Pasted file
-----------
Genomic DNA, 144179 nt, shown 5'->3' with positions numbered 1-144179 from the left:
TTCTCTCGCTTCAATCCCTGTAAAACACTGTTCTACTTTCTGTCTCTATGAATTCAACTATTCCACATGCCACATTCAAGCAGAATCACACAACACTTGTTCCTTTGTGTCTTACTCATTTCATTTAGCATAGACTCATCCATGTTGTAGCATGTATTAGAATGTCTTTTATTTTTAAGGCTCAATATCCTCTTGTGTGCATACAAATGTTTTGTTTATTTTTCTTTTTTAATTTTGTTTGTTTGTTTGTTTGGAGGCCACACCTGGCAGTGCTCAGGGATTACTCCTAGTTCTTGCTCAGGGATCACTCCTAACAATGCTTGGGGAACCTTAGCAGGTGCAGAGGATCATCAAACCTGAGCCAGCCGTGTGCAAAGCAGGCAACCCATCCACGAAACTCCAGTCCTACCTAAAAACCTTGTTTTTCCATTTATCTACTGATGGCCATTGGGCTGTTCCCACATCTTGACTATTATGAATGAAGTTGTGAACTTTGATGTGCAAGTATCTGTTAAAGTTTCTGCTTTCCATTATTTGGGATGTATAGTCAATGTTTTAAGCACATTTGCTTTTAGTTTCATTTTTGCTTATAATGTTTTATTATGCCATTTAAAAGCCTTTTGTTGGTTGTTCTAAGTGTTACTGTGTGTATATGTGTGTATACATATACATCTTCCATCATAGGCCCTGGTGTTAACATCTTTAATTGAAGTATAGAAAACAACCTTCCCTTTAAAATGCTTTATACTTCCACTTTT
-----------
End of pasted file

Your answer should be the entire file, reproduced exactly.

Genomic DNA, 144179 nt, shown 5'->3' with positions numbered 1-144179 from the left:
TTCTCTCGCTTCAATCCCTGTAAAACACTGTTCTACTTTCTGTCTCTATGAATTCAACTATTCCACATGCCACATTCAAGCAGAATCACACAACACTTGTTCCTTTGTGTCTTACTCATTTCATTTAGCATAGACTCATCCATGTTGTAGCATGTATTAGAATGTCTTTTATTTTTAAGGCTCAATATCCTCTTGTGTGCATACAAATGTTTTGTTTATTTTTCTTTTTTAATTTTGTTTGTTTGTTTGTTTGGAGGCCACACCTGGCAGTGCTCAGGGATTACTCCTAGTTCTTGCTCAGGGATCACTCCTAACAATGCTTGGGGAACCTTAGCAGGTGCAGAGGATCATCAAACCTGAGCCAGCCGTGTGCAAAGCAGGCAACCCATCCACGAAACTCCAGTCCTACCTAAAAACCTTGTTTTTCCATTTATCTACTGATGGCCATTGGGCTGTTCCCACATCTTGACTATTATGAATGAAGTTGTGAACTTTGATGTGCAAGTATCTGTTAAAGTTTCTGCTTTCCATTATTTGGGATGTATAGTCAATGTTTTAAGCACATTTGCTTTTAGTTTCATTTTTGCTTATAATGTTTTATTATGCCATTTAAAAGCCTTTTGTTGGTTGTTCTAAGTGTTACTGTGTGTATATGTGTGTATACATATACATCTTCCATCATAGGCCCTGGTGTTAACATCTTTAATTGAAGTATAGAAAACAACCTTCCCTTTAAAATGCTTTATACTTCCACTTTT